You’ve probably heard about Kick-Ass. If not, it’s based on a comic by Mark Millar and John Romita Jr. about a guy (Dave Lizewski) who, fed up with being a mild-mannered super-geek, and blinded by heroic visions, buys himself a ski suit and becomes ‘Kick-Ass’, the ass-kicker. Lizewski has no superpowers, which he openly admits at the beginning of the film. He’s just a guy who wants to make a difference. Dave, as Kick-Ass, one day accosts some muggers, the ordeal gets captured via phone camera, and through the wonder of YouTube, Kick-Ass becomes an overnight phenomenon. Kick-Ass then sets up a MySpace account, and becomes the talk of the town. Kick-Ass’ ass-kicking ventures also happen to inspire others to fashion their own costumes, and become super heroes, for better or worse. These others are Damon Macready (or Big Daddy, played by Nicholas Cage), Mindy Macready (Hit-Girl, played by Chloe Moretz), and Chris D’Amico (Red Mist, who is Christopher Mintz-Plasse). Without spoiling the plot, which I actually quite enjoyed, having never encountered the comics before, there’s a lot of fighting, a lot of funny moments, and an awful lot of blood. The film is mainly taken up establishing the creation of Kick-Ass, and his other would-be superheroes. Then, a narrative that has been subtly weaved from the beginning of the film manifests itself properly, paving the way to the final showdown, with the plot creating just enough anger for the showdown to feel satisfying and well-deserved.

As I mentioned before, there’s a lot of blood in the film. You also get to see an eleven year old (Hit-Girl) wielding various knife-based weapons like a pro, shooting people, like a pro, and exclaiming profanities you’d never expect to hear from the mouth of any woman, let alone a pre-teen. It’s pretty shocking stuff, which is quite hilarious at the same time. You can’t blame Hit-Girl for the way she is, being raised by her slightly unhinged and very overprotective father. Cage plays an excellent oddball. I did laugh. There are also some great fight scenes, and a very funny episode with a certain anti-tank weapon. This is traditional old-school superhero faire, presented through a non-conventional narrative. The bad guys are typical, and you can’t help but laugh as their ranks are decimated by out unlikely heroes. The story is also typical. There is a love interest, and Dave constantly assesses and reassesses his feelings on being a superhero. It never interferes with the action, however, and only adds to the narrative This isn’t only a story about superheroes. It’s a story about living out your teenage fantasies, whatever they may be. Yeah, I guess I did enjoy the film, after all.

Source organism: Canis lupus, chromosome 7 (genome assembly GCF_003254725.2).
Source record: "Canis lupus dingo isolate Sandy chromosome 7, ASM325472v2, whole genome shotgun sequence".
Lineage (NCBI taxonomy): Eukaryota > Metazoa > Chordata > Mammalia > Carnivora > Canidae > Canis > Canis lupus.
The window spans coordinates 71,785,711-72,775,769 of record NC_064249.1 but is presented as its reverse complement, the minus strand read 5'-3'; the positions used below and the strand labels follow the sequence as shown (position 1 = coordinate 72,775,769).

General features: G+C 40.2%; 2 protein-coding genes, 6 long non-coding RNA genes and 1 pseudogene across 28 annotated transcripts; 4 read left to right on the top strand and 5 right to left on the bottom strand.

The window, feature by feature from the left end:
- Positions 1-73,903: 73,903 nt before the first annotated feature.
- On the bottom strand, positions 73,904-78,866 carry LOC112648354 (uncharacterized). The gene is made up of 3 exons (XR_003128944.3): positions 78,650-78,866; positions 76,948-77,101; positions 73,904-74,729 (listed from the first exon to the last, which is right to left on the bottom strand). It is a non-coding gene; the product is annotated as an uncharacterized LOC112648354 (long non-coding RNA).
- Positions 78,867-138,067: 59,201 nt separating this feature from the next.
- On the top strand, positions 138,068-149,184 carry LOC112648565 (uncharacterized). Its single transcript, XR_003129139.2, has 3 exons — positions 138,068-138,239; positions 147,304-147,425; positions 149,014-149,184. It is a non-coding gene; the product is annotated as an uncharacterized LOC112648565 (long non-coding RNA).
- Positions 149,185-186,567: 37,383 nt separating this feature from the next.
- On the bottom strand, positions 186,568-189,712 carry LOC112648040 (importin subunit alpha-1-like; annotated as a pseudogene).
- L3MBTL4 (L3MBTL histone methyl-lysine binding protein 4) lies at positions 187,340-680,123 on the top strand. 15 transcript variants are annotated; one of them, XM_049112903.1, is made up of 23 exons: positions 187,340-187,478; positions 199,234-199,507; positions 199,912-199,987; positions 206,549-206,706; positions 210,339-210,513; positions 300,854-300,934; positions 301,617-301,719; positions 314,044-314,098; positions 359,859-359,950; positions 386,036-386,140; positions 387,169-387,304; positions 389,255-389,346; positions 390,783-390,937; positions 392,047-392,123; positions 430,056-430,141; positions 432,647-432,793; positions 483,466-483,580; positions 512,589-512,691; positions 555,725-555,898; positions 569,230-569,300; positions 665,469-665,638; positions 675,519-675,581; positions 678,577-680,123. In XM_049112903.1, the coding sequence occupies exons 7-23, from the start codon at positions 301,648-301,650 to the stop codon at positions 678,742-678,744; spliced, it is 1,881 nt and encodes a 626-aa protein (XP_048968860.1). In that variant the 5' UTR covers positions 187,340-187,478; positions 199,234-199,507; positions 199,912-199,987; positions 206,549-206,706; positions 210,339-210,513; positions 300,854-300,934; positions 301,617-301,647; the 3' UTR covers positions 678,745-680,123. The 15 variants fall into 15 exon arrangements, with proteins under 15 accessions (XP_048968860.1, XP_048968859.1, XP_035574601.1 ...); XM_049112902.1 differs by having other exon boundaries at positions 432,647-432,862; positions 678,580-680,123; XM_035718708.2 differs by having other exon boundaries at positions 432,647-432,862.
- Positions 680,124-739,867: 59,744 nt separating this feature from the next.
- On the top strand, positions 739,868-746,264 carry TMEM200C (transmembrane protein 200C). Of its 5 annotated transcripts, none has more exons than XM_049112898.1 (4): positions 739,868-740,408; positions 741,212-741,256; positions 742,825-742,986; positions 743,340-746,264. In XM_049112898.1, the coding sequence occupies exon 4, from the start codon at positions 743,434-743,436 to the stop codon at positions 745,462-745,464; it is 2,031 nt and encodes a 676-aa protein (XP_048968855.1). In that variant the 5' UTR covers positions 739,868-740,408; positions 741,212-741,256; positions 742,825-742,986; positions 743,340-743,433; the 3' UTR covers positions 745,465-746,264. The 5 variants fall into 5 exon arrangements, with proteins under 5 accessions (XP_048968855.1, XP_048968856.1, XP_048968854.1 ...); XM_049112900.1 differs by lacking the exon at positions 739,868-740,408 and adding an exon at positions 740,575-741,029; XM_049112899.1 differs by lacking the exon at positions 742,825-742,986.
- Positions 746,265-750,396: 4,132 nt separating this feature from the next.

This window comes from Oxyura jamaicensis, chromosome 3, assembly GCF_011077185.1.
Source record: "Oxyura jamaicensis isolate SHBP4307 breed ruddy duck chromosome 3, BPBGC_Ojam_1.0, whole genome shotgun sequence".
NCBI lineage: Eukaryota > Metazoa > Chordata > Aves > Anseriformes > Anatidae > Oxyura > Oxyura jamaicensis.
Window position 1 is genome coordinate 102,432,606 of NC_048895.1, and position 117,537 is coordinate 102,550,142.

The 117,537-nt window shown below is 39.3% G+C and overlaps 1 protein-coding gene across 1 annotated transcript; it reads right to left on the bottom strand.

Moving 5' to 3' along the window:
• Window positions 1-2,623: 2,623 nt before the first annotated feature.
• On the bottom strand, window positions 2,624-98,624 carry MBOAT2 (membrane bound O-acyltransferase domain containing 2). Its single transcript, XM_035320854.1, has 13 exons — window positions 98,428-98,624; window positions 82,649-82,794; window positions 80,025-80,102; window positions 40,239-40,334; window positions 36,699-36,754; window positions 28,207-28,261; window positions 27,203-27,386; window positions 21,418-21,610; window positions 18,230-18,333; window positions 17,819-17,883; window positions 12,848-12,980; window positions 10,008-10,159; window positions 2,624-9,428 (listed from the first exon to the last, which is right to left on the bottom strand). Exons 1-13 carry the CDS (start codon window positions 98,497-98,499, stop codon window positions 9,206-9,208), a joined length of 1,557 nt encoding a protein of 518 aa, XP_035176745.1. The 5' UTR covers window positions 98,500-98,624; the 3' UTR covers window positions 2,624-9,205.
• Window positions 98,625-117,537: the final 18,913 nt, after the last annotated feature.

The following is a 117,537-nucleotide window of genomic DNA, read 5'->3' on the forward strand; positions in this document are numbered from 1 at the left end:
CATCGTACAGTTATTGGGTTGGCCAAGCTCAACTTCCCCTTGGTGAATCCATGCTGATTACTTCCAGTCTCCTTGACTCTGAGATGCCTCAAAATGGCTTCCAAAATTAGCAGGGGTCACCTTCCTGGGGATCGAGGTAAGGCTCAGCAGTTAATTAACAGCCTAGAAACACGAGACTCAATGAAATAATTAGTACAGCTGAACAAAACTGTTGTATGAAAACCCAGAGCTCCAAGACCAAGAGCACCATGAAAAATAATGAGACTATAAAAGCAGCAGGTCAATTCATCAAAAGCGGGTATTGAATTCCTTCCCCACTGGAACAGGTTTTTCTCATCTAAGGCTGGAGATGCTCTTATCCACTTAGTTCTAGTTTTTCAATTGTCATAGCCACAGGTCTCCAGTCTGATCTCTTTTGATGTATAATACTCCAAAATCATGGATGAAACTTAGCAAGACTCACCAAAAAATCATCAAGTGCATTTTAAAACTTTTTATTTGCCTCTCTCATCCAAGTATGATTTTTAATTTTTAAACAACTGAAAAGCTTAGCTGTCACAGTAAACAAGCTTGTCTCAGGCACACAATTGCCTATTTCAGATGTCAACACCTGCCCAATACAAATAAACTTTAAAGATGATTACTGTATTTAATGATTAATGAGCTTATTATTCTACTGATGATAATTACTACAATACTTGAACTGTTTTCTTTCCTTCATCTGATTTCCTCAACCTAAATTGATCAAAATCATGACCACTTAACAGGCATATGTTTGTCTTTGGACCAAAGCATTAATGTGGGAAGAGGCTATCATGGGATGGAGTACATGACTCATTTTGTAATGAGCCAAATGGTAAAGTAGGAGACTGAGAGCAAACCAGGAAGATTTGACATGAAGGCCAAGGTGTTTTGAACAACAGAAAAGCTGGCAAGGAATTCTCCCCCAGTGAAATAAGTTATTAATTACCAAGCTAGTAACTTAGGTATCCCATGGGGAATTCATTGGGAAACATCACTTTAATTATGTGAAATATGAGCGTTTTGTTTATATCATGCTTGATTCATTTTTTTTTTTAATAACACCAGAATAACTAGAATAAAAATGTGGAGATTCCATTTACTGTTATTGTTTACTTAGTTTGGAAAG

May I add, as a somewhat geekish side note, I was rather giddy at the inclusion of social media in the film, and the fact that it played such a pivotal part in the film’s plot. That being said, I think part of what spoiled my enjoyment is the amount of time I spent researching the film before I actually went to see it. Don’t watch the trailers. They spoil some of the funniest parts of the film. Also, don’t go anywhere the Daily Mail fiasco about the film supposedly being immoral. That spoiled much for me. Cheers, Daily Mail.